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Chapter 12.  Living together with differences.

One small item of ceremonial in church services left an impression on me when I was quite young. When the Vicar led the congregation in reciting one of the creeds, both he and the choristers would all turn and face eastwards together with the rest of the congregation. Everyone was saying the same words together and facing in the same direction. All were 'oriented' towards the rising sun, as Christian graves are, as a symbol of resurrection faith and hope. It felt like being part of a vast army, walking in step. My stance, my consent to those words spoken, expressed my belonging.

 

It was an experience revisited years later in the different setting of St Peter's square in Rome during a great Papal Mass. Singing the Creed in Latin, with a quarter of a million worshippers from all over the world, was an experience of solidarity strong enough to make the bones of contention which  separate churches seem irrelevant. What a contrast between this and singing the Creed in a performance of J S Bach's B Minor Mass. This powerful and uplifting music was evoked by the composer's faith. It is hardly possible to sing it without being moved, yet it is possible to be moved emotionally without ever experiencing the same solidarity in shared belief. A puzzling number of non-believers figure among enthusiasts of sacred music.

 

The story of any believer in Jesus Christ cannot be told without them relating how His story has affected the course of their lives and given them a shared sense of purpose and destiny with others.  Some churches encourage members to tell their stories openly - to give testimony - as it is called, in public worship. It is more common in Christian tradition to stand together and recite a declaration of faith, expressing interconnectedness between ourselves, others and God. This is what we call a 'creed' from the Latin word 'credo', meaning 'I believe'.

 

When an adult is Baptised or Confirmed, the ceremony includes a brief, simple declaration of personal commitment, and uses of one of the authorised creeds of the church. Ancient Baptismal services contained a formal interrogation of the candidate's beliefs. It was the last of a series of public ‘scrutinies’, as they were called, which were made at public services during the final weeks before initiation. At the end of the course of instruction called, then and now, ‘catechism’, the candidate stood naked in the water, ready to be immersed, and the following dialogue took place:-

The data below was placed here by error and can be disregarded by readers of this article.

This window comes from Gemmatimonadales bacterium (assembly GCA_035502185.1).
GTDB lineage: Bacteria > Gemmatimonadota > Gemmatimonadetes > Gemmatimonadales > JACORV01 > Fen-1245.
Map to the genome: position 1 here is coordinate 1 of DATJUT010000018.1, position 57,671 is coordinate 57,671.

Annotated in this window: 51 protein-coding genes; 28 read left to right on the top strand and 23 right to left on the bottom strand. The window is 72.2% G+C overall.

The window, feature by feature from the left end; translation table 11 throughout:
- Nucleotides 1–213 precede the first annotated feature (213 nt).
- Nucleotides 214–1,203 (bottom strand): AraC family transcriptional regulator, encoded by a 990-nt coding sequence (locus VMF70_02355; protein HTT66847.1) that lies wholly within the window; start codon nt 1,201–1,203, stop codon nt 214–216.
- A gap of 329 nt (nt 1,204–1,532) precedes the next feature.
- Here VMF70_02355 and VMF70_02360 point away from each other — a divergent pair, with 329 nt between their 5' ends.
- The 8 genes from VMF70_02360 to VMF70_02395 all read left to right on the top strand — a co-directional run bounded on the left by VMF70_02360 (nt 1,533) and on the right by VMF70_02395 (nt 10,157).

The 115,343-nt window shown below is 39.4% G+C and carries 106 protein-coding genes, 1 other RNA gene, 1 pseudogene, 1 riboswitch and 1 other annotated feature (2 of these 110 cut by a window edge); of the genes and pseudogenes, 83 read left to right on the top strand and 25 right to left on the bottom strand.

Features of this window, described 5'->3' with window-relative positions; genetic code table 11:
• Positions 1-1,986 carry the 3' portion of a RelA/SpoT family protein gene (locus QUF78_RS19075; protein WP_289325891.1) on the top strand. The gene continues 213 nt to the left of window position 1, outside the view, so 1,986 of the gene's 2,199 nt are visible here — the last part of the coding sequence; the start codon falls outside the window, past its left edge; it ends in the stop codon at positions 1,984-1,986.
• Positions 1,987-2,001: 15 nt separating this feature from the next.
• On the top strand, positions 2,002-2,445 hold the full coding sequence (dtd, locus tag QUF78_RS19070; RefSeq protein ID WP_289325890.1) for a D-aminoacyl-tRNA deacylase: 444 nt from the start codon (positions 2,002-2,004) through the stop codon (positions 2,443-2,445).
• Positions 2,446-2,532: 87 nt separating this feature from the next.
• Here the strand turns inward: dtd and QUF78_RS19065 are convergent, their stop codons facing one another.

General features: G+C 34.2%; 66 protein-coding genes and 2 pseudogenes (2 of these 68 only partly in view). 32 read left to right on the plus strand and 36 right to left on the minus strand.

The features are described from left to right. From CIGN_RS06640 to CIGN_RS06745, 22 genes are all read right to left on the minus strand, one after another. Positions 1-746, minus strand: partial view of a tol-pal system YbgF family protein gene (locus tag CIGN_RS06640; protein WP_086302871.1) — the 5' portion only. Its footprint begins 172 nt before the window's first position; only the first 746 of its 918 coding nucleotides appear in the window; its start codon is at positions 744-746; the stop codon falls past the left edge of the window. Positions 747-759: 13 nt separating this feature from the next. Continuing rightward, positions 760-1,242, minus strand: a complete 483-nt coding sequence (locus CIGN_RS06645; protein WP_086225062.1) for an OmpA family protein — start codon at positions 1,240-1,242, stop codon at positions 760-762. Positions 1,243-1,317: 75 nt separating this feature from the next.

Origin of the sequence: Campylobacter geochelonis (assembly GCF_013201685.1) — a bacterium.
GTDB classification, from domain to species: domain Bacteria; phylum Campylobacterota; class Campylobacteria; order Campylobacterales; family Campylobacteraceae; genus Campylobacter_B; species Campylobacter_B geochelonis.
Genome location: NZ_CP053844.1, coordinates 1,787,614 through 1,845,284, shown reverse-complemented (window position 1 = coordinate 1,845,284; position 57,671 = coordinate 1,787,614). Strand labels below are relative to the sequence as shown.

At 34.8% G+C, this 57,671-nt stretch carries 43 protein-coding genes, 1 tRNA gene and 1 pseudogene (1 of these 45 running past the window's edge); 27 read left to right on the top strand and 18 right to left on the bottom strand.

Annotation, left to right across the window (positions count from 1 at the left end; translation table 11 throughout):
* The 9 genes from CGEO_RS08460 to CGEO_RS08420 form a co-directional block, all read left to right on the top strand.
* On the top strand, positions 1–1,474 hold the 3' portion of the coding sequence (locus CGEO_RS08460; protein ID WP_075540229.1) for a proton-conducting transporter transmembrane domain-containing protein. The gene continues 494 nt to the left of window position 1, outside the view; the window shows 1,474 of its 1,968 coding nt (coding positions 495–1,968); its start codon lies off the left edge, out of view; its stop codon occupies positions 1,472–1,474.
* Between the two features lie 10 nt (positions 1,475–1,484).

Minister:            Do you believe in God the Father Almighty, Maker of heaven and earth?

Candidate:        I do.

Minister:           Do you believe in Jesus Christ his only Son our Lord, Who was conceived    

by the Holy Spirit, Born of the Virgin Mary, Suffered under Pontius  Pilate, Was crucified, died, and buried, He descended into hell; The third day he rose again from the dead, He ascended into heaven, And is seated on the right hand of God the Father Almighty; From thence he shall come to judge the quick and the dead?

Candidate:        I do.

Minister:           Do you believe in the Holy Spirit; The holy catholic church; 

The Communion of Saints; The Forgiveness of sins; 

The Resurrection of the body, And the life everlasting?

Candidate:        I do.

 

After each affirmation, the candidate was immersed in the water, then raised out of it. In later practice, the questions were joined to make one long question requiring one response, just before the action. It appeared in this form in the old baptismal service of the English Book of Common Prayer. The ancient form has been restored in modern baptismal services. This text dates from circa 150AD and is called the Apostles' Creed, named after them not because they wrote it, but because it tells the essentials of God's story, as the church received it from them. It is recited daily at Morning and Evening Prayer as well, a reminder of the faith in which we were baptised.

Because of a long debate and bitter controversy among early Christian teachers over the relationship between divine and human nature in the person of Jesus Christ, an ecumenical council of church leaders from across the Roman Empire was convened at Nicea in Turkey in 325. The Apostles' Creed was revised and sections expanded to make a formula of faith to which all could agree. It was subject to further minor modifications at another ecumenical council held in Constantinople in 381, and has been used (with small variations) by most churches as their basis of faith ever since. It is called the Nicene - Constantinopolitan Creed, but spoken of just as the Nicene Creed.

 

It is used in Holy Communion services on Sundays and festivals. The original version began : "We believe .." because it was the declaration of a council. Some churches still use it like that; others have personalised it with the ”I” form, like the Apostles' Creed. The agreed text of  the 381 council runs:-